As of Friday afternoon, seven were reported dead and 15 injured following an explosion and shooting in Oslo, Norway. Here are some photographs:
The attack targeted government buildings, including a building containing the prime minister’s office. The shooting apparently took place at a Labor Party summer camp, in which most members were 15-16 years old.
A snippet from the most recent New York Times article:
“The situation’s gone from bad to worse,” said Runar Kvernen, spokesman for the National Police Directorate under the Ministry of Justice and Police, adding that most of the children at the camp were 15 and 16 years old.
A witness on the island told the state broadcaster that he saw between 20 and 25 bodies on the island after the shooting at the youth camp, The Associated Press reported. There was no official confirmation of deaths on the island.
Images of damaged government buildings, calling to mind past terror attacks in Beirut or Baghdad or Oklahoma City, rattled residents of this ordinarily peaceful Scandinavian nation that has been largely spared terror attacks in recent years. As fear of further attacks gripped the capital, police moved to lockdown large areas of the city center, where the streets were already nearly deserted.
By nightfall in Norway, a fuller picture began to emerge of apparently coordinated terror attacks. Norwegian news media, citing the police, said a shooting suspect had been arrested and that he was connected to the Oslo explosions.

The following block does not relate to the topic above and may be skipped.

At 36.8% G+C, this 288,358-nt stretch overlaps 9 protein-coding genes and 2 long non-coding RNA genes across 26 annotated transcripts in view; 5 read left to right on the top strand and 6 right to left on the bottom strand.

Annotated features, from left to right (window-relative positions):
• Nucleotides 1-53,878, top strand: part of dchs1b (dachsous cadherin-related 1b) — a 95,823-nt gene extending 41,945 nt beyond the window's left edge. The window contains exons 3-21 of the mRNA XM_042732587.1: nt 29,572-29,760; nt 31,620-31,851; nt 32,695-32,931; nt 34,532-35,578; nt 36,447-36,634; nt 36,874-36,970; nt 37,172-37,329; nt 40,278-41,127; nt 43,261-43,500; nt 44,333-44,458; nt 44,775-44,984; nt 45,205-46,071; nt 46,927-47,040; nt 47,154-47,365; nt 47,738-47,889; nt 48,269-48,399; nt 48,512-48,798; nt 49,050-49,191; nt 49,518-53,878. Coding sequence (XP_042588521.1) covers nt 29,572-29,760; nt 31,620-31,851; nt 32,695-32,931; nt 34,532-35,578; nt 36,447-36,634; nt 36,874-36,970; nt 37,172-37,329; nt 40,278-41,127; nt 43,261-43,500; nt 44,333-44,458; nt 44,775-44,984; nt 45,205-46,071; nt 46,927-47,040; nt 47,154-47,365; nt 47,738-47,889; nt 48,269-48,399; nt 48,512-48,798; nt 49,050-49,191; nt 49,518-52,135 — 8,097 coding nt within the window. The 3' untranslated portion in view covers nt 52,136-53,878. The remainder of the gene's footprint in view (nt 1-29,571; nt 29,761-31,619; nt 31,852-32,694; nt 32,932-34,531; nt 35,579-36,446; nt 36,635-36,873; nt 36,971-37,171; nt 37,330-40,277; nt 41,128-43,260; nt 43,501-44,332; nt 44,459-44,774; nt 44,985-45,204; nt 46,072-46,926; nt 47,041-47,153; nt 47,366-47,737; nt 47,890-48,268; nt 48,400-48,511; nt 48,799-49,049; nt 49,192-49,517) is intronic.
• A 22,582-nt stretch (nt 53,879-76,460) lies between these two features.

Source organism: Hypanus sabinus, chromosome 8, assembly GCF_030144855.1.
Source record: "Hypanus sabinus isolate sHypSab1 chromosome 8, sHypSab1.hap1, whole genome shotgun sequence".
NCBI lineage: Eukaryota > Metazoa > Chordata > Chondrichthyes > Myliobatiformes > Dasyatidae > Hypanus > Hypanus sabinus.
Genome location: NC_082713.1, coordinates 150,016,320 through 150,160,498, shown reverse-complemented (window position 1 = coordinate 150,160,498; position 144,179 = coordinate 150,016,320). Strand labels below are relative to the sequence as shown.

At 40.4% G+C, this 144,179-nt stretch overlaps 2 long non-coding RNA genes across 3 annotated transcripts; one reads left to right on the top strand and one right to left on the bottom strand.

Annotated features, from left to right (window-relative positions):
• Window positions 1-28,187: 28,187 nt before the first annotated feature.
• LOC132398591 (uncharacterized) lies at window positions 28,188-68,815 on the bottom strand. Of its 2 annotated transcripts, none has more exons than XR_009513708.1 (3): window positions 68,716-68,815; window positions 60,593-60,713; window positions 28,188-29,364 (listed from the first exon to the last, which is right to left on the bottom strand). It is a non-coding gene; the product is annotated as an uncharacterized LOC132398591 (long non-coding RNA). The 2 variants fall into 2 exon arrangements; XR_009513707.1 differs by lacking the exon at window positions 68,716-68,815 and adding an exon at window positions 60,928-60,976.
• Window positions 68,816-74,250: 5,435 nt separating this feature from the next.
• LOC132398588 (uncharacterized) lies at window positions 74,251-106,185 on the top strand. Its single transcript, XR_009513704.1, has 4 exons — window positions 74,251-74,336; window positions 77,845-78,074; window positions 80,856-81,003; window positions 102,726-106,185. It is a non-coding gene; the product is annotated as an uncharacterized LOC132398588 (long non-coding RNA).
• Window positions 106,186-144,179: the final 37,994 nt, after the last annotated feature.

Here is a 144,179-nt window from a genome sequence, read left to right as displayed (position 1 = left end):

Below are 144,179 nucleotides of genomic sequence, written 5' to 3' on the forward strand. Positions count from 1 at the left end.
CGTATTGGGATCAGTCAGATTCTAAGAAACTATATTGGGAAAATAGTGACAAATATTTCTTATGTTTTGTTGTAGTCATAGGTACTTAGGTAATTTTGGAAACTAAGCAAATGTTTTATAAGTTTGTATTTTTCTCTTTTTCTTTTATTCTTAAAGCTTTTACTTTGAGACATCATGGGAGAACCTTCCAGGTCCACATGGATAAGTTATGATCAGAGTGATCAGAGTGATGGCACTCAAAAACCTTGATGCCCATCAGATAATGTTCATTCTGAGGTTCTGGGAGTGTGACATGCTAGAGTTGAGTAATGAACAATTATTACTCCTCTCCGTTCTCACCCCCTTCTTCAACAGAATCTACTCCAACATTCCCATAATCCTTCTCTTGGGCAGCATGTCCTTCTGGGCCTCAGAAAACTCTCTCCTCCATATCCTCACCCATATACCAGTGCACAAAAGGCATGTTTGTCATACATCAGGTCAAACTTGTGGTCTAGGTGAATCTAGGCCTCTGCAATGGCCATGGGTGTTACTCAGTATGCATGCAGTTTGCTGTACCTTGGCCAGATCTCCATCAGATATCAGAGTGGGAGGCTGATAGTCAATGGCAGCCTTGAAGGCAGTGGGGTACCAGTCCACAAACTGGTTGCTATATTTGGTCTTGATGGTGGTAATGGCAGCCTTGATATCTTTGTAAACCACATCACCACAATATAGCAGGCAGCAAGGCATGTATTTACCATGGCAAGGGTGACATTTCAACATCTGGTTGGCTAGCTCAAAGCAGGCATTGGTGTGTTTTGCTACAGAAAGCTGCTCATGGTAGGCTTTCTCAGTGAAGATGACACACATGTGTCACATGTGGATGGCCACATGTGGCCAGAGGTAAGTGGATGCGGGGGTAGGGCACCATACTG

Though the police did not immediately connect the explosions with terrorism, the mangled wreckage of a car could be seen in front of Oslo’s main government building, flipped on its side, damaged so badly that its make and color were not apparent, and a large area of sidewalk pavement was completely blown away. Reports in local media said that officials were assuming it was a deliberate bombing.
A terror group, Ansar al-Jihad al-Alami, or the Helpers of the Global Jihad, issued a statement claiming responsibility for the attack, according to Will McCants, a terrorism analyst at C.N.A., a research institute that studies terrorism. The message said the attack was a response to Norwegian forces’ presence in Afghanistan and to unspecified insults to the Prophet Muhammad. “We have warned since the Stockholm raid of more operations,” the group said, according to Mr. McCants’ translation, apparently referring to a bombing in Sweden in December 2010. “What you see is only the beginning, and there is more to come.” The claim could not be confirmed. It is not uncommon for terrorist groups to advance claims of responsibility for high-profile attacks, only to have the claims prove to be spurious.
Article first published as New York City: Two Towers Down But Still in the Game on Blogcritics. Originally written about midnight Sept. 12, 2010.
I admit it. I have not spent the ninth anniversary of Sept. 11, 2001, tuning in to the 24/7 news cycle, which – and I know this just by mere channel surfing – seemed to feature loop after loop of the planes crashing into the buildings and the subsequent terror that surely shattered the hearts of many in Manhattan and Washington and Pennsylvania, and nay, the entire nation.
Today, I have mainly watched college football and read a book on the historicity of Jesus of Nazareth (highly recommended, by the way).